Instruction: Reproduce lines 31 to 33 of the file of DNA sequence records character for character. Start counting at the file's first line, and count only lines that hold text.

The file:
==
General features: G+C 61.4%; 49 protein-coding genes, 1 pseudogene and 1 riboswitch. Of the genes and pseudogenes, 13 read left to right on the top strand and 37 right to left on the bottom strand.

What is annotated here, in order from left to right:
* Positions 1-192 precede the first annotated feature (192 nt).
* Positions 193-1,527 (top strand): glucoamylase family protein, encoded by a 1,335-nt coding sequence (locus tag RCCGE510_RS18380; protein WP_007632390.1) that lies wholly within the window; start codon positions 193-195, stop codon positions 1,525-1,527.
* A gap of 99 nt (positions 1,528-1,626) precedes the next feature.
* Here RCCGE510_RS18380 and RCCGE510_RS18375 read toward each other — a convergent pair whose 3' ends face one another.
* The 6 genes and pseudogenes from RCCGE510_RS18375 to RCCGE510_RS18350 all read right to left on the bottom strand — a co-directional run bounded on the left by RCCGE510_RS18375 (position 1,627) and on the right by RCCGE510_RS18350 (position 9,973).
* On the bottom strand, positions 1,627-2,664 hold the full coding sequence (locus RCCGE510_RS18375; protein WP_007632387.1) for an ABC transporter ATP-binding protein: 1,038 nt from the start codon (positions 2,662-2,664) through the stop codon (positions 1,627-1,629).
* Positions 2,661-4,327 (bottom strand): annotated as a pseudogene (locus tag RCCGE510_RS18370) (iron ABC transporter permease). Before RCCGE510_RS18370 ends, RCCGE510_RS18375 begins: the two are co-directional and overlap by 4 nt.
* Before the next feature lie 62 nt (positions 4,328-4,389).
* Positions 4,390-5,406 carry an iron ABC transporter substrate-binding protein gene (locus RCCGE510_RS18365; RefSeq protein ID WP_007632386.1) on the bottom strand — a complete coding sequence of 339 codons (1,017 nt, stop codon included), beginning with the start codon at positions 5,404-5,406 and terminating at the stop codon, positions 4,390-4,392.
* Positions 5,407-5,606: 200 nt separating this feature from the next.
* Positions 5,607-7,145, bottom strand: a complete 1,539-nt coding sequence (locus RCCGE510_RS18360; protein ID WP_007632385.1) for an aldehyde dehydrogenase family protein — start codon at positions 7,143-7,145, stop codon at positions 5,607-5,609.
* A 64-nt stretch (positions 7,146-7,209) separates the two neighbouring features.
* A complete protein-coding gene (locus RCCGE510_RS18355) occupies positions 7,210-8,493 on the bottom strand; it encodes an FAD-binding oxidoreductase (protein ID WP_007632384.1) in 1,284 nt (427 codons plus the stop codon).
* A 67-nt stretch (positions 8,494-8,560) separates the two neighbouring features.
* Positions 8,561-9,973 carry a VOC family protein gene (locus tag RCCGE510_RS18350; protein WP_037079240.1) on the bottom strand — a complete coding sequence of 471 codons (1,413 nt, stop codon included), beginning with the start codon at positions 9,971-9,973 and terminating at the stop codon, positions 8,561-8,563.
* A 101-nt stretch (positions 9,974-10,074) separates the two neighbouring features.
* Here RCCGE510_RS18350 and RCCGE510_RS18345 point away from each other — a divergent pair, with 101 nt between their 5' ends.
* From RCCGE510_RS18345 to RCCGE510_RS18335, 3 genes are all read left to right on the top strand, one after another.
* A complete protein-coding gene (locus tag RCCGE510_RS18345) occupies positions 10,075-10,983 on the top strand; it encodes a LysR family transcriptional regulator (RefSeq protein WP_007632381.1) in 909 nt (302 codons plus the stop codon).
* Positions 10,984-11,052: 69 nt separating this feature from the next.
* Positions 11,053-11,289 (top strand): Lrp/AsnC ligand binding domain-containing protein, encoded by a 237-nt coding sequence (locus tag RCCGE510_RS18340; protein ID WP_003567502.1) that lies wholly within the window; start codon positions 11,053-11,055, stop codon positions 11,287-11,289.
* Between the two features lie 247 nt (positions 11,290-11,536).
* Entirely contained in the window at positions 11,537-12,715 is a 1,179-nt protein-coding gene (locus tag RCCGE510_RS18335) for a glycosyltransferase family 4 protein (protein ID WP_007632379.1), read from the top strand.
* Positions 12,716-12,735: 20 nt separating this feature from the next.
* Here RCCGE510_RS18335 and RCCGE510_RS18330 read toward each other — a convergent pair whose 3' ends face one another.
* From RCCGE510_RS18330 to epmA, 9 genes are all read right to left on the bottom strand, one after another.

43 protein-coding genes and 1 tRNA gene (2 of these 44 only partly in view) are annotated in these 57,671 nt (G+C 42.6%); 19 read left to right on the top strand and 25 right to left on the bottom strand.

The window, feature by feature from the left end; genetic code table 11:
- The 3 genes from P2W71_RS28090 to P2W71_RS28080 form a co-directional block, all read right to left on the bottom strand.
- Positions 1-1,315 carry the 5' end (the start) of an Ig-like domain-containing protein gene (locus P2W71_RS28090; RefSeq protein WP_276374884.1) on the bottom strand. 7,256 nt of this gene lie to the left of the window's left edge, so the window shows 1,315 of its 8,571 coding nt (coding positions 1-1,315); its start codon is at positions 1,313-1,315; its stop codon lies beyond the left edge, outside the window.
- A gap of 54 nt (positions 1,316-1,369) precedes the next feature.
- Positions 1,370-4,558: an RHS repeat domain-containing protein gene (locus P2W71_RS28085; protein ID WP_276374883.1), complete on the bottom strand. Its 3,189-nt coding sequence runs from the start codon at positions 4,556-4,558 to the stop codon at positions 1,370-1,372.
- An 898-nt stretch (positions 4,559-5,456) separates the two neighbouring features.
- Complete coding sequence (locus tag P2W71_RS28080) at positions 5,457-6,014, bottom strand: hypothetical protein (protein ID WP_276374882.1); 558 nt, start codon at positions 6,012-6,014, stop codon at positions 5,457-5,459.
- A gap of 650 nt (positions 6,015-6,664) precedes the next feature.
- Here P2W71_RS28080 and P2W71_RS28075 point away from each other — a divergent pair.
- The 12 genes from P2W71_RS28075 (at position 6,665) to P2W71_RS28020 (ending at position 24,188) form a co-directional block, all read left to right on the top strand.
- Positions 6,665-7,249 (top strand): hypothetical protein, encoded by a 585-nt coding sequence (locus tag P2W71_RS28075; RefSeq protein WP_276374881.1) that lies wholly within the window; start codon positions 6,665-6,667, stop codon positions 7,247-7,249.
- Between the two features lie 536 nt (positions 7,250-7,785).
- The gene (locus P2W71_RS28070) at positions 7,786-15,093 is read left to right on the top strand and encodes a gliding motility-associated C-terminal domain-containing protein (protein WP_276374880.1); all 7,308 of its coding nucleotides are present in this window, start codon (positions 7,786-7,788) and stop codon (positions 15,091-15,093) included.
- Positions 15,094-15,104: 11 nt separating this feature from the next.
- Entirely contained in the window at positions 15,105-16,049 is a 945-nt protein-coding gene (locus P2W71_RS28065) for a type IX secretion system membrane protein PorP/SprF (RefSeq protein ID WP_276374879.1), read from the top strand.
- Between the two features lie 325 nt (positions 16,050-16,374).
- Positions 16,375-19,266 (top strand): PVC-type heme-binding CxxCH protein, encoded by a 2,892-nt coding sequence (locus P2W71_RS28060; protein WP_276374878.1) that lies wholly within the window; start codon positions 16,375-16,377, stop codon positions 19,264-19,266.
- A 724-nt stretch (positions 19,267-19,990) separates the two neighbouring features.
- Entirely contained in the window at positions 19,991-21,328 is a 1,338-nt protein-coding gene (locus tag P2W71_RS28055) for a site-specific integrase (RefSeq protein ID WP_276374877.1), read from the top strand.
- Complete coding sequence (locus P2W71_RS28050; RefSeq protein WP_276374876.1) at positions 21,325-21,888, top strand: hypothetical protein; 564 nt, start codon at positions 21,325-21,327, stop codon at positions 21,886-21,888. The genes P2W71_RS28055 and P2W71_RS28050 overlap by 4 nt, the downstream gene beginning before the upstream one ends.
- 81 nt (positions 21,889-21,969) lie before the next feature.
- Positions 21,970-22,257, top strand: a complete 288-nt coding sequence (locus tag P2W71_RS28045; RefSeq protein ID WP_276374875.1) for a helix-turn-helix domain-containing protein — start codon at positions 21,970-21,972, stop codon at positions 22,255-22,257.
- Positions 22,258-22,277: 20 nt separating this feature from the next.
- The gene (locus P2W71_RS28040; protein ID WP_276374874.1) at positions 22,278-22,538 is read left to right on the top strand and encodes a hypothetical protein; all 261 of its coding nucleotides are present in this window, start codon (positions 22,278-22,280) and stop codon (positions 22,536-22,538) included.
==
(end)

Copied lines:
- The 3 genes from P2W71_RS28090 to P2W71_RS28080 form a co-directional block, all read right to left on the bottom strand.
- Positions 1-1,315 carry the 5' end (the start) of an Ig-like domain-containing protein gene (locus P2W71_RS28090; RefSeq protein WP_276374884.1) on the bottom strand. 7,256 nt of this gene lie to the left of the window's left edge, so the window shows 1,315 of its 8,571 coding nt (coding positions 1-1,315); its start codon is at positions 1,313-1,315; its stop codon lies beyond the left edge, outside the window.
- A gap of 54 nt (positions 1,316-1,369) precedes the next feature.